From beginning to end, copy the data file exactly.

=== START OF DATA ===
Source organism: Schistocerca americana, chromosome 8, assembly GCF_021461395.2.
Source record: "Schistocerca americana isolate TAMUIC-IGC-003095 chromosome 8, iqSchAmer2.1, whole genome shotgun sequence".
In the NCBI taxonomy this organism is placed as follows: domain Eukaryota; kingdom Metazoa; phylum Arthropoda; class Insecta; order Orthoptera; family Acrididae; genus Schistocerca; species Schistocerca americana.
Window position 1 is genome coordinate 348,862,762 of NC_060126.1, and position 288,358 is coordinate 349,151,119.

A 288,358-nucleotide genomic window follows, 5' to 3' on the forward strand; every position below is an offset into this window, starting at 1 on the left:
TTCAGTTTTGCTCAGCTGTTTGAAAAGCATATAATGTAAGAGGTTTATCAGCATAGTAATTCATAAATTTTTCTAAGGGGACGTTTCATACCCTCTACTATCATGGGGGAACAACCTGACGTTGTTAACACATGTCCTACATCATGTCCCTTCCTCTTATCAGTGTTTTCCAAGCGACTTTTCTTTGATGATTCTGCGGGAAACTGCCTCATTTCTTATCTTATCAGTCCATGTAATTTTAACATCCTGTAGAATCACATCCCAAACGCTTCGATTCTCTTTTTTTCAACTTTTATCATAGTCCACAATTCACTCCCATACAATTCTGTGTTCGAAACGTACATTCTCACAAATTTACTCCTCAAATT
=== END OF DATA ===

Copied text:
Source organism: Schistocerca americana, chromosome 8, assembly GCF_021461395.2.
Source record: "Schistocerca americana isolate TAMUIC-IGC-003095 chromosome 8, iqSchAmer2.1, whole genome shotgun sequence".
In the NCBI taxonomy this organism is placed as follows: domain Eukaryota; kingdom Metazoa; phylum Arthropoda; class Insecta; order Orthoptera; family Acrididae; genus Schistocerca; species Schistocerca americana.
Window position 1 is genome coordinate 348,862,762 of NC_060126.1, and position 288,358 is coordinate 349,151,119.

A 288,358-nucleotide genomic window follows, 5' to 3' on the forward strand; every position below is an offset into this window, starting at 1 on the left:
TTCAGTTTTGCTCAGCTGTTTGAAAAGCATATAATGTAAGAGGTTTATCAGCATAGTAATTCATAAATTTTTCTAAGGGGACGTTTCATACCCTCTACTATCATGGGGGAACAACCTGACGTTGTTAACACATGTCCTACATCATGTCCCTTCCTCTTATCAGTGTTTTCCAAGCGACTTTTCTTTGATGATTCTGCGGGAAACTGCCTCATTTCTTATCTTATCAGTCCATGTAATTTTAACATCCTGTAGAATCACATCCCAAACGCTTCGATTCTCTTTTTTTCAACTTTTATCATAGTCCACAATTCACTCCCATACAATTCTGTGTTCGAAACGTACATTCTCACAAATTTACTCCTCAAATT